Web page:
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Jasmine and Stars: Reading More Than Lolita in Tehran / Edition 1

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Overview

In a direct, frank, and intimate exploration of Iranian literature and society, scholar, teacher, and poet Fatemeh Keshavarz challenges popular perceptions of Iran as a society bereft of vitality and joy. Her fresh perspective on present-day Iran provides a rare insight into this rich culture alive with artistic expression but virtually unknown to most Americans.

Keshavarz introduces readers to two modern Iranian women writers whose strong and articulate voices belie the stereotypical perception of Iranian women as voiceless victims in a country of villains. She follows with a lively critique of the recent best-seller Reading Lolita in Tehran: A Memoir in Books, which epitomizes what Keshavarz calls the "New Orientalist narrative," a view marred by stereotype and prejudice more often tied to current geopolitical conflicts than to an understanding of Iran.

Blending in firsthand glimpses of her own life--from childhood memories in 1960s Shiraz to her present life as a professor in America--Keshavarz paints a portrait of Iran depicting both cultural depth and intellectual complexity. With a scholar's expertise and a poet's hand, she helps amplify the powerful voices of contemporary Iranians and leads readers toward a deeper understanding of the country's past and present.

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Editorial Reviews

From the Publisher
"Those interested in extended analysis of Nafisi's work will be interested in this book, especially the last section dedicated exclusively to RLT."--MESA Bulletin

"Eye opening. . . . Keshavarz gives a rare glimpse into post-revolutionary Iran, showing that while there are a host of political problems and unresolved social issues, still literature, culture and Iranians' love of life and beauty are alive and well."--The Jordan Times

"Extremely valuable as a personal testimony of [Keshavarz's] own experiences growing up in Iran and provides a counterbalance to Nafisi's dark portrayal of her life in Iran. . . . Important . . . because of its active participation in the debate about how Western views of Middle Eastern countries are colored by prejudice and stereotyping."--Middle East Journal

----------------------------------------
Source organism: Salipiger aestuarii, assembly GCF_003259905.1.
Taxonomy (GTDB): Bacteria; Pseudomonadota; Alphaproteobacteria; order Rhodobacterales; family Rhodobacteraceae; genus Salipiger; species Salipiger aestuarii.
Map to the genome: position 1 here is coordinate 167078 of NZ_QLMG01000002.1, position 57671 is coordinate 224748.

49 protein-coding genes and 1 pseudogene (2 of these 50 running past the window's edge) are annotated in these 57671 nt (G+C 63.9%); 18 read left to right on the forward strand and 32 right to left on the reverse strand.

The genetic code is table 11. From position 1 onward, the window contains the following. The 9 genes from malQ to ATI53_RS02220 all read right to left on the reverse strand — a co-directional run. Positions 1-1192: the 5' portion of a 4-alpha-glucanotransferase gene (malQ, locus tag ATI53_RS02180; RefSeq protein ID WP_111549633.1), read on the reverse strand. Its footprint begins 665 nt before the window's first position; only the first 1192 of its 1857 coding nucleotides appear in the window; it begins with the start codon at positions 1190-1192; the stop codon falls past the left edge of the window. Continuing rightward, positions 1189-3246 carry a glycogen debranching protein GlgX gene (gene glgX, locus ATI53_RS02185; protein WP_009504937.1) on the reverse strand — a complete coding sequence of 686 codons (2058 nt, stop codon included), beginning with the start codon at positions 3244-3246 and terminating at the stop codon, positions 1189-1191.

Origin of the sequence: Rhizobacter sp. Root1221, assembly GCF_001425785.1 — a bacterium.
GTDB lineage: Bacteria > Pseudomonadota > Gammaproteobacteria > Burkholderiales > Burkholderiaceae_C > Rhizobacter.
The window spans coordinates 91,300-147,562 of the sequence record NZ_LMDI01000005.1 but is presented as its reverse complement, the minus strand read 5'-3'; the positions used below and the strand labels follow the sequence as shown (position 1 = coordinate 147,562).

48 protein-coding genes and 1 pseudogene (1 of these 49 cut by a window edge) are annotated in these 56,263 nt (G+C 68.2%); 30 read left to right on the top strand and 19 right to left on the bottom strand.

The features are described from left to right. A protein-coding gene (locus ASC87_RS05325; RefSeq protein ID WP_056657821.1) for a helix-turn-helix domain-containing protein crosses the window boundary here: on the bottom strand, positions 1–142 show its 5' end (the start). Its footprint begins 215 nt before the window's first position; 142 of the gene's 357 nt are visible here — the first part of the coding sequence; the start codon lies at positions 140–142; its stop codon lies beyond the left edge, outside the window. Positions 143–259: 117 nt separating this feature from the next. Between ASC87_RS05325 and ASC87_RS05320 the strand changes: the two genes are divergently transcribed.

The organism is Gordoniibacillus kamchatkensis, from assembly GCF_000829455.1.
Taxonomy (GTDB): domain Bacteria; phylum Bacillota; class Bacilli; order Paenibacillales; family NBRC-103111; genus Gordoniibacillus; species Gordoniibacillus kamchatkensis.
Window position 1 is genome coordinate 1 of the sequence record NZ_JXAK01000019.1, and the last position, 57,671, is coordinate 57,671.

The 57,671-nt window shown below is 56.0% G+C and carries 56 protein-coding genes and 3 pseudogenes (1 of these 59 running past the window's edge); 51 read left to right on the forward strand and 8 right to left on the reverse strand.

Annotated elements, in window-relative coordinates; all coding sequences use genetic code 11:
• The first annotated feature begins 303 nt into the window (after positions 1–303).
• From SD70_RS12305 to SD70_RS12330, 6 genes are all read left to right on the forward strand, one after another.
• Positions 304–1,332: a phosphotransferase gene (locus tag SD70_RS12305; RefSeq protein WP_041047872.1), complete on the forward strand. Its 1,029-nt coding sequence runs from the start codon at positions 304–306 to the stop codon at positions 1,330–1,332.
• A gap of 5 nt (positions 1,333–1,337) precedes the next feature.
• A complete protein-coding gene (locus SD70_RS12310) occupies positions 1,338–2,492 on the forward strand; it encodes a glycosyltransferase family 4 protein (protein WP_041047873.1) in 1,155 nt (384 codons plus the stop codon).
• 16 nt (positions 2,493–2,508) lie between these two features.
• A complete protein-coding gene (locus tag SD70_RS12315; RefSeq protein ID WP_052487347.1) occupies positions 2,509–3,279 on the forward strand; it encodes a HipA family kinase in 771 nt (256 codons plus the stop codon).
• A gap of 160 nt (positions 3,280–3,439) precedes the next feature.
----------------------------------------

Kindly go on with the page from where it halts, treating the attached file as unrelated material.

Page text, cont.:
"Narrated in a very engaging and evocative style, embellished with poetic force. This personal story is told in a direct narrative form which transcends the boundaries of telling and showing."--Muslim World Book Review

"It is not necessary to have read Reading Lolita in Tehran to appreciate the thrust of [Keshavarz's] argument, which challenges the popular notion that Iran is an oppressive, joyless, intellectually stagnant place, particularly for women. . . . Con

"Introduces . . . Iranian women writers, with infectious enthusiasm, to western readers. . . . Suffused with references to pomegranates, fragrant gardens, Sufi mysticisim, and tender father-daughter relationships . . . [ Jasmine and Stars] exude[s]

"Introduces ordinary Iranians and a universal spirit we all share."--Washington University in St.Louis Magazine

"A balanced, objective perspective on Iran, a perspective that provides nuanced depth and humanity. . . . A great read. "--People's Weekly World

"Draws from her own rich experiences and illustrates wonderfully rich portraits of her family and close friends. . . . Assures readers that every word is wholly heartfelt and sincere."--Arab American News

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Product Details

  • ISBN-13: 9780807831090
  • Publisher: The University of North Carolina Press
  • Publication date: 3/5/2007
  • Series: Islamic Civilization and Muslim Networks Series
  • Edition description: 1
  • Edition number: 1
  • Pages: 192
  • Product dimensions: 6.10 (w) x 9.30 (h) x 0.90 (d)

Meet the Author

Fatemeh Keshavarz is Roshan Institute Chair in Persian Studies at the University of Maryland. She is author of four previous books, including Reading Mystical Lyric: The Case of Jalal Al-Din Rumi and a volume of poetry.
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Table of Contents

Acknowledgments ix

Introduction: What Does the Elephant Look Like? 1

1 The Jasmine, the Stars, and the Grasshoppers 13

2 The Eternal Forough: The Voice of Our Earthly Rebellion 33

3 My Uncle the Painter 59

4 Women without Men: Fireworks of the Imagination 85

5 The Good, the Missing, and the Faceless: What Is Wrong with Reading Lolita in Tehran 109

6 Tea with My Father and the Saints 145

Recommended Reading 167

Index 169

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  • Anonymous

    Posted January 29, 2008

    A reviewer

    It's a fascinating book. I can relate my childhood and youth to Dr. Keshavarz. I am so thrilled to find her. I can see the stars even from the roof of my room. I can smell the jasmin and feel that I am still in my home in Iran and review my beautiful memories again!

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